Shooting stars will provide a little bit of joy to all Australians over the coming days while we stay at home to stop the spread of COVID-19, according astronomer Dr Brad Tucker from The Australian National University (ANU).
Dr Tucker said the streaking-light shows from the Eta Aquariids meteor shower, which are bits of rock and ice from Halley’s Comet that will burn up in Earth’s atmosphere, would happen from early morning on Wednesday and Thursday.
“This will be one of the best meteor showers that we will see this year,” said Dr Tucker from the ANU Research School of Astronomy and Astrophysics.
“The meteor shower is visible all across Australia. In a dark location, you can expect up to 50 shooting stars per hour.”
Dr Tucker said the peak of the meteor shower will be early Wednesday morning (6 May), but the following morning will also be “very good”.
“The time to see the meteors will start around 4am local time. The Moon will have set as the shower starts to peak, which means the sky will be nice and dark and it will allow everyone to see the fainter meteors.”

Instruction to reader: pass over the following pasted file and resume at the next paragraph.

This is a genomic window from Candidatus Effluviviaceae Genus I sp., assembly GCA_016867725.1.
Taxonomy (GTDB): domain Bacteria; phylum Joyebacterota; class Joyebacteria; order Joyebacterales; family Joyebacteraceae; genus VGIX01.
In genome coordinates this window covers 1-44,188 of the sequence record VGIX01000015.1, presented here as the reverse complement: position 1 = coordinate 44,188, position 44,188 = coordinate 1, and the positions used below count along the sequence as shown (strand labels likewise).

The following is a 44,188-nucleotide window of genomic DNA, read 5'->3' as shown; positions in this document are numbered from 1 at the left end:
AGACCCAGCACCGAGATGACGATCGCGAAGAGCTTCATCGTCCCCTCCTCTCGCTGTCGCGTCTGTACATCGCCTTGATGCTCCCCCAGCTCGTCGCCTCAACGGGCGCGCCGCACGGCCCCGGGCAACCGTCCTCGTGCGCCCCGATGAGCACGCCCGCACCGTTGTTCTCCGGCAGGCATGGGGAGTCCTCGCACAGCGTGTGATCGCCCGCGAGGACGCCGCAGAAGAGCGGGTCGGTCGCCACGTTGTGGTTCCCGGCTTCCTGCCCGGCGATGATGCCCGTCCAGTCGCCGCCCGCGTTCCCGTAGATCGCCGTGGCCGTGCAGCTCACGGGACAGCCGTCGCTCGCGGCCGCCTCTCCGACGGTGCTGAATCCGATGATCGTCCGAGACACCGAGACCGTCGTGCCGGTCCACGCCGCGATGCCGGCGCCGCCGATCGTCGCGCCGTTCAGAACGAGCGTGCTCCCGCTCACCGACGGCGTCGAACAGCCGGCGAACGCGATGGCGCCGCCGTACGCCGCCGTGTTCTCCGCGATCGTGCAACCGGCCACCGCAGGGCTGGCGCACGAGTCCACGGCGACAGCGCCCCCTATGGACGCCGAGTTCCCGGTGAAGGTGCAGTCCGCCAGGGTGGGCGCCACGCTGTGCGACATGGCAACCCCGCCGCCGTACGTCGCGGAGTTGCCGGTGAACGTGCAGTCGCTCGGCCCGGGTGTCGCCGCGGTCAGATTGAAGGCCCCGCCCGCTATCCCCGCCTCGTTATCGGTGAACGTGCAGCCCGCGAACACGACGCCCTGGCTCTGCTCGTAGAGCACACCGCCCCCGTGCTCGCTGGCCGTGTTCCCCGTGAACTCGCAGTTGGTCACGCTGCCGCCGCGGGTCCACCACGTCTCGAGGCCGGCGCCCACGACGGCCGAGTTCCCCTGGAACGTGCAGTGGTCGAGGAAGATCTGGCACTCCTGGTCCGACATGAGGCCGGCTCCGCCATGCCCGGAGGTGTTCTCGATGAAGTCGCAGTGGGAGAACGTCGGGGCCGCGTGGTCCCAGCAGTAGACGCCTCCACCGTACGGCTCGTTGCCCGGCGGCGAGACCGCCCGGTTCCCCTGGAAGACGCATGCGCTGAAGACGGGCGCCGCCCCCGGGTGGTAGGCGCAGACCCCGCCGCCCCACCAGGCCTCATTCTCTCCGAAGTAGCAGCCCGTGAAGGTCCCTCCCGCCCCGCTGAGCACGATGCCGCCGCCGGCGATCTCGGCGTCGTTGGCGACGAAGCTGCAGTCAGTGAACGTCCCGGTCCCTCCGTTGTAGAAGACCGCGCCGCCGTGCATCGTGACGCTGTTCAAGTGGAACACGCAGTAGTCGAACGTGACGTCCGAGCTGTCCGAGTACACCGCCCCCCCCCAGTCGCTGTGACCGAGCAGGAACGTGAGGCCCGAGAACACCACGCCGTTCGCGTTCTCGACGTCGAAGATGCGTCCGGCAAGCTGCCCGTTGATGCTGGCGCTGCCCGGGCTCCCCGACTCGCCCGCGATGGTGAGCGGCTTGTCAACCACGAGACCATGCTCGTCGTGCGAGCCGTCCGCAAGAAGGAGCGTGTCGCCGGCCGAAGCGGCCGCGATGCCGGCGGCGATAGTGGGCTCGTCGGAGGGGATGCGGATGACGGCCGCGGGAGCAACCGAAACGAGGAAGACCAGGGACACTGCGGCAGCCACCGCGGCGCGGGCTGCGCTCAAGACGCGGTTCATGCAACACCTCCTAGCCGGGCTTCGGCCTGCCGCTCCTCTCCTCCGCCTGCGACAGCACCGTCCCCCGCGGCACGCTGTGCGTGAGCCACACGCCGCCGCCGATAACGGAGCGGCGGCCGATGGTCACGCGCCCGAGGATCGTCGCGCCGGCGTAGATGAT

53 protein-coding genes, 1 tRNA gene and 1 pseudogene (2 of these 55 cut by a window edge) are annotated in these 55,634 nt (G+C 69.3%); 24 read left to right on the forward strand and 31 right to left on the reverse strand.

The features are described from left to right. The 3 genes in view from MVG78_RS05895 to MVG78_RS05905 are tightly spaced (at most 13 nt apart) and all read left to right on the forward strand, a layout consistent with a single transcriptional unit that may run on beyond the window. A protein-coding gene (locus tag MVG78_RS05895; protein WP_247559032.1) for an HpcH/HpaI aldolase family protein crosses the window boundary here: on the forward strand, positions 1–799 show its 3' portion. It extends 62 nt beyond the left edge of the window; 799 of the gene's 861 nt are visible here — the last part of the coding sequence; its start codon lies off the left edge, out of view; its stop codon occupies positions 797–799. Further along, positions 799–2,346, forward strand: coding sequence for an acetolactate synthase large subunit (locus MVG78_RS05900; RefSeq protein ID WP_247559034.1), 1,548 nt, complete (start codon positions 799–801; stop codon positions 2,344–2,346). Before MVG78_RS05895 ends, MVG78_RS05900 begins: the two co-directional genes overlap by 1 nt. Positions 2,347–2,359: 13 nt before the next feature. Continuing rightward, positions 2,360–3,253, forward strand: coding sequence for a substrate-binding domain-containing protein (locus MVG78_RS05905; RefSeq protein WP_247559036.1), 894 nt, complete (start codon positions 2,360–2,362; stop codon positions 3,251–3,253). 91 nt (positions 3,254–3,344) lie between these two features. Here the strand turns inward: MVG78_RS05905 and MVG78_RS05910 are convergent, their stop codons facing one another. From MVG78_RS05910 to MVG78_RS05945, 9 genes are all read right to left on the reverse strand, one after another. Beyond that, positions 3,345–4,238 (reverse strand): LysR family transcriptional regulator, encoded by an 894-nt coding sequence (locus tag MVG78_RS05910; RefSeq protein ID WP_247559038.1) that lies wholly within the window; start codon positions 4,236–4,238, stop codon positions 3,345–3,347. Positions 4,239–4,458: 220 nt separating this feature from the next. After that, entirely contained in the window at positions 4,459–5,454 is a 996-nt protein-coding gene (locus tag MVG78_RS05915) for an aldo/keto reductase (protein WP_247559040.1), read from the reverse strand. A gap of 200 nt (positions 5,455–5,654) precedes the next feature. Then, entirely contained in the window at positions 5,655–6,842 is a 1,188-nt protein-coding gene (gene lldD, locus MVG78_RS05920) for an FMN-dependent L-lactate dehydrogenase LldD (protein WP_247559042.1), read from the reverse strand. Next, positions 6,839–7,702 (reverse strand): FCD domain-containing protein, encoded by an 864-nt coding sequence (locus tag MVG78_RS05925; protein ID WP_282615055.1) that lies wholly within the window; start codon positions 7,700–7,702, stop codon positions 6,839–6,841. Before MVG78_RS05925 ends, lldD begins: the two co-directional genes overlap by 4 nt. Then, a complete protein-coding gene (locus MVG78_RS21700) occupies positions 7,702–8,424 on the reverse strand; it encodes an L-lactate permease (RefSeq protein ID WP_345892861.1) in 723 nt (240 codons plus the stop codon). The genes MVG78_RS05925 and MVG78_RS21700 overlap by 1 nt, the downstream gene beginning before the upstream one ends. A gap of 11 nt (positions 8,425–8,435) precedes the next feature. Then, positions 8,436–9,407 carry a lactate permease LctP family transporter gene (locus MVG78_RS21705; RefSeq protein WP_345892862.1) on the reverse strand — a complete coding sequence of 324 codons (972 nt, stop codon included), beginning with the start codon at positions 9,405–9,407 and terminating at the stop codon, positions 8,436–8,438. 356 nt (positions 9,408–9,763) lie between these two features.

Dr Tucker said people should allow their eyes 10 minutes to adjust to the darkness.
“Look towards the East and the sky should be putting on a show for you,” he said.
“If you are in a city, getting away from nearby lights and into a darker area like a nearby oval will allow you to see more shooting stars.”
According to Dr Tucker, the event will probably not be live-streamed, but “the meteor shower peaks on Wednesday morning and Thursday morning, and it is still pretty good Friday morning, so hopefully the clouds cooperate”.
“Also, if it is partly cloudy, we should still be able to see some.”
Dr Tucker said Halley’s Comet produces two meteor showers per year that are visible from Earth – the other is the Orionids later in the year.
“There are usually a few less for that shower, but both are from Halley’s Comet,” he said.